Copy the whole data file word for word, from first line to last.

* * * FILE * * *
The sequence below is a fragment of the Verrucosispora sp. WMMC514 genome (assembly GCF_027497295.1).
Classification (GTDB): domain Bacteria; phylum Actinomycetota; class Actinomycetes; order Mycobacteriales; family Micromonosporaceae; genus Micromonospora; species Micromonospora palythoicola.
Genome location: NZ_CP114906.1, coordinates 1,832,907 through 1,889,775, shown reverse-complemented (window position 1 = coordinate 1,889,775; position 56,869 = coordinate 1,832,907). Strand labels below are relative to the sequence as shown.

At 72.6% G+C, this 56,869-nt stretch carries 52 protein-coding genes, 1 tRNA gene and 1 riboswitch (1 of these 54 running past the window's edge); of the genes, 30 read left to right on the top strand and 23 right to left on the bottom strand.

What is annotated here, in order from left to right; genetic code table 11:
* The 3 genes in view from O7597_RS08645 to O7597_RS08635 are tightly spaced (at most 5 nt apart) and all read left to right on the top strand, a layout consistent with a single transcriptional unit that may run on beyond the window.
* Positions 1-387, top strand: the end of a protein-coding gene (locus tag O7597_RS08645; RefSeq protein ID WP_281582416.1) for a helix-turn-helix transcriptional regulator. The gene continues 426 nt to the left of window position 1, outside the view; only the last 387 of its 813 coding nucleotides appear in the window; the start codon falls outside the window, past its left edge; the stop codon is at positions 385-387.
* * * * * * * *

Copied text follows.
The sequence below is a fragment of the Verrucosispora sp. WMMC514 genome (assembly GCF_027497295.1).
Classification (GTDB): domain Bacteria; phylum Actinomycetota; class Actinomycetes; order Mycobacteriales; family Micromonosporaceae; genus Micromonospora; species Micromonospora palythoicola.
Genome location: NZ_CP114906.1, coordinates 1,832,907 through 1,889,775, shown reverse-complemented (window position 1 = coordinate 1,889,775; position 56,869 = coordinate 1,832,907). Strand labels below are relative to the sequence as shown.

At 72.6% G+C, this 56,869-nt stretch carries 52 protein-coding genes, 1 tRNA gene and 1 riboswitch (1 of these 54 running past the window's edge); of the genes, 30 read left to right on the top strand and 23 right to left on the bottom strand.

What is annotated here, in order from left to right; genetic code table 11:
* The 3 genes in view from O7597_RS08645 to O7597_RS08635 are tightly spaced (at most 5 nt apart) and all read left to right on the top strand, a layout consistent with a single transcriptional unit that may run on beyond the window.
* Positions 1-387, top strand: the end of a protein-coding gene (locus tag O7597_RS08645; RefSeq protein ID WP_281582416.1) for a helix-turn-helix transcriptional regulator. The gene continues 426 nt to the left of window position 1, outside the view; only the last 387 of its 813 coding nucleotides appear in the window; the start codon falls outside the window, past its left edge; the stop codon is at positions 385-387.